Stock splits are generally not taxable events under current law. Again, we have clear legal doctrine that says so. It is also unclear whether the analogy to stock splits is a good one. In a stock split, the old and new stock still represent ownership interests in the same asset (the corporation). A chain split creates a new coin with different properties than the old one, separate ledger, and a new independent market.
Taking a conservative approach
In the absence of guidance, the more conservative approach would be to take the position that a hard fork is a realization event (read: taxable). But even if one decides to take such a conservative approach, two important questions remain: When exactly did realization happen? And how much income was realized?
That is, if one decides to report the receipt of bitcoin cash (or other forked coins) as income, what is the amount of income one should report? It is here that the question of “complete dominion” becomes relevant.
The realization amount is generally determined at the time realization happens, meaning when the taxpayer acquires “complete dominion” over whatever it is the taxpayer realized. Under the legal doctrine of “constructive receipt,” realization happens at the time income is “made available” to the taxpayer.
For example, you cannot avoid reporting income on a check payment you received by not depositing the check. Thus, since coin owners theoretically become entitled to claim the new coin at the time of the fork, there is a reasonable argument that realization happened at that time.
If realization happens at the time of the fork, there is a reasonable argument that the value realized is zero. This is so because at the first moment a new coin is created, there is still no market for it. Price discovery takes time.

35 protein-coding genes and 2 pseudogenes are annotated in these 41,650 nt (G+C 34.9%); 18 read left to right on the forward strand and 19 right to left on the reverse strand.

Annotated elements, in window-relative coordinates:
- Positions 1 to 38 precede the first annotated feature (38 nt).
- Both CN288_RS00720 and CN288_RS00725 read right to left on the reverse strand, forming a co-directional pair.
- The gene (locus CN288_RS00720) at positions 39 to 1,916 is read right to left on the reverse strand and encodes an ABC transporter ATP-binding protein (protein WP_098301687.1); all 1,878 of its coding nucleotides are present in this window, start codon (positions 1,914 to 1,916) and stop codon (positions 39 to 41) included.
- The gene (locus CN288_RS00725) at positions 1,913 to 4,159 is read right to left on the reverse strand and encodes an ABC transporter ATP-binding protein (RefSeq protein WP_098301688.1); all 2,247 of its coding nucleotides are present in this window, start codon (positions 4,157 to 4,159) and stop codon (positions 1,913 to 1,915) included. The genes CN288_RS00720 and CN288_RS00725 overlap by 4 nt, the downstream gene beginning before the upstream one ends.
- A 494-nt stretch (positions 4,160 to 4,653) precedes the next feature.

Thus, for example, the receipt of bitcoin cash is akin to a taxable event in which one received zero dollars.
There is a reasonable counterargument, however: There were futures traded online on the price of bitcoin cash, implying that it had value at the very first minute of its creation.
But such futures were traded on platforms that are not so-called “established exchanges,” which the IRC sometimes relies on for purpose of determining market value of assets. The tax value at the time of the fork thus remains a mystery.
Moreover, when an owner holds an original coin in a wallet maintained by an intermediary (such as Coinbase), the timing of realization is unclear. In that case, the owner may not be able to claim the new coin until the intermediary decides to support it.
By the time the intermediary decided to credit the owner’s wallet with the new coin, price discovery is completed in the market, and the amount realized is whatever amount credited by the intermediary to your wallet.
There is, of course, a counterargument here, as well: One could always withdraw cryptocurrencies from a wallet maintained by an intermediary that is not going to support the forked coin, and claim the forked coin outside the intermediary. Thus, under the constructive receipt doctrine, there is still an argument that realization happened at zero value.
Need for clarity
To summarize, under current law it is not at all clear whether a hard fork constitutes a taxable event.
Even if one takes a conservative approach that it does, it is not clear what is the amount realized, namely, the amount that taxpayers must report in income.
Given that several hard forks happened in 2017, it is absolutely imperative that the IRS issue guidance soon on the tax treatment of hard forks.
Whether the IRS can actually do so, is a different question: The agency may have bigger fish to fry now, like dealing with the massive new tax legislation passed recently.
Held-out hand image via Shutterstock